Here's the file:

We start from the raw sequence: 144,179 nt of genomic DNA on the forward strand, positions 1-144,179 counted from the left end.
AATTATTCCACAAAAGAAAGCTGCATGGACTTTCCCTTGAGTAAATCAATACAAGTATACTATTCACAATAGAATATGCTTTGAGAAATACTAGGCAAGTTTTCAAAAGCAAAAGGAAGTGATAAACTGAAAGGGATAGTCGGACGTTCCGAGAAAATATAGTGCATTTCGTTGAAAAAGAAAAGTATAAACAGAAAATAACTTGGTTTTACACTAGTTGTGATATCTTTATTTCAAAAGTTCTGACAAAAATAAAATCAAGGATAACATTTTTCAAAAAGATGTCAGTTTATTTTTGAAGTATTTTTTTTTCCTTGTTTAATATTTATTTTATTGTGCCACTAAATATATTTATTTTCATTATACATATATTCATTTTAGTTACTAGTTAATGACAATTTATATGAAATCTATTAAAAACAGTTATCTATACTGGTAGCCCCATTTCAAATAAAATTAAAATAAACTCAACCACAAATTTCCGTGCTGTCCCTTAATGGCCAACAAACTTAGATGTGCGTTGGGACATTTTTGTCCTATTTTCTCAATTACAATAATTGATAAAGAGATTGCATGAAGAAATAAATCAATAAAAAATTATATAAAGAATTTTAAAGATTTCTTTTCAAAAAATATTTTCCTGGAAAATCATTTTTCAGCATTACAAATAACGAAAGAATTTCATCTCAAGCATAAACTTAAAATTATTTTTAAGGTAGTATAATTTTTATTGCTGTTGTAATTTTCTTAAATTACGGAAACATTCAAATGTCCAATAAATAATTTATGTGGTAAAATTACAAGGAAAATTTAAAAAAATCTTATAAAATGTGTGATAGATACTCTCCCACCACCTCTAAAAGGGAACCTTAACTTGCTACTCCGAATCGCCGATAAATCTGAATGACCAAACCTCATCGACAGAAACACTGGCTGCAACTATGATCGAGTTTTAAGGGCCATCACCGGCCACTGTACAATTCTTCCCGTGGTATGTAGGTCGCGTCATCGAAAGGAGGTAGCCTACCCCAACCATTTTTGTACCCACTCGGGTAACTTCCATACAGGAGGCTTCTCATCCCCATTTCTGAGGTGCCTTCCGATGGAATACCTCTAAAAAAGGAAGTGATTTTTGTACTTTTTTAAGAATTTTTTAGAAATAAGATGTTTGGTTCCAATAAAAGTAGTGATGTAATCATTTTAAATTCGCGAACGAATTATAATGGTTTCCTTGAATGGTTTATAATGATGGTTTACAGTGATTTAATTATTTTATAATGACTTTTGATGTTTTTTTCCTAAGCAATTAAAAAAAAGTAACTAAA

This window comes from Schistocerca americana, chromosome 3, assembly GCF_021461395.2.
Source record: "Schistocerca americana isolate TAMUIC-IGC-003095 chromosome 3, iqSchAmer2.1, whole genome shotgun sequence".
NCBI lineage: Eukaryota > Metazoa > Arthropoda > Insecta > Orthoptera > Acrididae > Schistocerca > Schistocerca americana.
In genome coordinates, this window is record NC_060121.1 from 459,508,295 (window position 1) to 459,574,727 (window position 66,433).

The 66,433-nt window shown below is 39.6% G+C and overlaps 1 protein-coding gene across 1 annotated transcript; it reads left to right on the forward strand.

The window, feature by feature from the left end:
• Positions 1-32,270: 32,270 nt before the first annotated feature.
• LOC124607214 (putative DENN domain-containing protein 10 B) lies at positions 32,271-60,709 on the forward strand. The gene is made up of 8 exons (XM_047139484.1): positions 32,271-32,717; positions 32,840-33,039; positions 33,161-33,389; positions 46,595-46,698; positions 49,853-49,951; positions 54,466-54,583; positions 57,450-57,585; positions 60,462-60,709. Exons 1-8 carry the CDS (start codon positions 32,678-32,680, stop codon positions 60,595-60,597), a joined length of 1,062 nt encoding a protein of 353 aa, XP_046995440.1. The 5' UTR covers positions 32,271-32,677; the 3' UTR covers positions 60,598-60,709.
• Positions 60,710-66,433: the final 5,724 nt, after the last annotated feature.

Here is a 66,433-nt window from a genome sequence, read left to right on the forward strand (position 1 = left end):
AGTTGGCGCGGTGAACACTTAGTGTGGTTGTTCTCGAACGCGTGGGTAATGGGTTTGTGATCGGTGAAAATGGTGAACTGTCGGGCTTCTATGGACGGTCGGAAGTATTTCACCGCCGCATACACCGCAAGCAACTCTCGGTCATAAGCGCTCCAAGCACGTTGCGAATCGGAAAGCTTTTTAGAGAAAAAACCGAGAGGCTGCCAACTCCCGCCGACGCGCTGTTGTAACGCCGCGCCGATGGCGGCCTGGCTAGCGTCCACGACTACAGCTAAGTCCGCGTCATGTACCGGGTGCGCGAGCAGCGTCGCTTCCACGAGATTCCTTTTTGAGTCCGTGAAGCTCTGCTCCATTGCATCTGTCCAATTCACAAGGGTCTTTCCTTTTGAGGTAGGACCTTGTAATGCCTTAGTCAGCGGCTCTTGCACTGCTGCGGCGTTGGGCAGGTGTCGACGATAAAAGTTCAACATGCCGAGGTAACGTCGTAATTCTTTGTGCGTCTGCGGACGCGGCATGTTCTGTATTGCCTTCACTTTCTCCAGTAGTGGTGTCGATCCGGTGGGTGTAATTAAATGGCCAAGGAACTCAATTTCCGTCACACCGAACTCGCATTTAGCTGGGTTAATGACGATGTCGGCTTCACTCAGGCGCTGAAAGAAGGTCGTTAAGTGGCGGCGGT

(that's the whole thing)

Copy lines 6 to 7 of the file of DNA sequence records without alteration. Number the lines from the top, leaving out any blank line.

In genome coordinates, this window is record NC_060121.1 from 459,508,295 (window position 1) to 459,574,727 (window position 66,433).

The 66,433-nt window shown below is 39.6% G+C and overlaps 1 protein-coding gene across 1 annotated transcript; it reads left to right on the forward strand.